And second, that computing power needs a lot of electricity to run, and at the high end, miners go looking for the cheapest power possible. This means that miners start to congregate in cities or countries where the power is cheap, again leading to centralization.

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who to follow in crypto?

Edit: This list of crypto experts was updated on January 11th to reflect the industry in 2019.

So-called crypto experts are everywhere in the blockchain world. But it’s not always easy to spot the true influencers from the wannabes.

We crawled dozens of “cryptocurrency experts” lists and hundreds of self-proclaimed crypto gurus’ Twitter profiles to distill the data into Block Explorer’s own definitive list of blockchain experts to follow.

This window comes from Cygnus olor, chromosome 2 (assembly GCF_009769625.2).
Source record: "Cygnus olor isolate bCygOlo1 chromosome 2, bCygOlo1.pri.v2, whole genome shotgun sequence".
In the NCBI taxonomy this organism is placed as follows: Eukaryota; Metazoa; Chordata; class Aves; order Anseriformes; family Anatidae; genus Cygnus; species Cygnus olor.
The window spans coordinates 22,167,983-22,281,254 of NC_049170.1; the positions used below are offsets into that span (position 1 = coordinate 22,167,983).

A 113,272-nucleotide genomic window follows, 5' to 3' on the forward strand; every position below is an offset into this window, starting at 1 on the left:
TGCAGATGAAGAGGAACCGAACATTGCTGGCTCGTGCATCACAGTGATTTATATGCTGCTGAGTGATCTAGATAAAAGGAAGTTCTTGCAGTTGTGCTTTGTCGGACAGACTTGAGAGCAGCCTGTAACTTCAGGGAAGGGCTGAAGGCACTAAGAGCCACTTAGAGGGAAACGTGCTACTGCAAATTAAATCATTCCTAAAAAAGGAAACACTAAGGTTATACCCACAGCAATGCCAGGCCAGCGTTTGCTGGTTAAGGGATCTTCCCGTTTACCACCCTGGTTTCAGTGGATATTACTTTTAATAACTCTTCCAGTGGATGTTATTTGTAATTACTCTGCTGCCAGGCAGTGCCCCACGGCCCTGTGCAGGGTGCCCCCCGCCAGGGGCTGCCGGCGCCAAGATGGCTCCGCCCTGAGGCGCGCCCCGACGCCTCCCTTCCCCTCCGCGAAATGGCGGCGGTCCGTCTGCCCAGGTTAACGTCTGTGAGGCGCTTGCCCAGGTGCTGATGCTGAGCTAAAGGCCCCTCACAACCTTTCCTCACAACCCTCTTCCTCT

Some are well-known figures shaping the future of the industry. Others are low-key insiders that truly have an immense value to share. So here it goes, the 23 crypto experts you have to follow on Twitter: 

#1 Vitalik Buterin (@vitalikbuterin)

Who? Genius Canadian programmer of Russian origin, creator of Ethereum and co-founder of Bitcoin Magazine. 

Why follow? He’s at the heart of Ethereum’s cutting-edge development, knows the industry’s nitty-gritty and he’s funny, in a dry, sarcastic kind of way. 

What does he say?

#2 Charlie Lee (@SatoshiLite)

Who? The creator of Litecoin. Former director of engineering at Coinbase. Managing director of the Litecoin Foundation.

Why follow? Shares great and easy-to-comprehend bits of information explaining the beauty of blockchain technology to non-tech-savvy blockchain enthusiasts. Also, he is very social and spends time with the most important people in the industry, so you get to know all the experts.

What does he say? 

#3 Jed McCaleb (@JedMcCaleb)

Who? The creator of Mt. Gox (though he left before it was hacked and went bankrupt) and one of the founders of Ripple. Currently developer at Stellar and co-founder of Stellar Development Foundation. Fascinated by octopuses.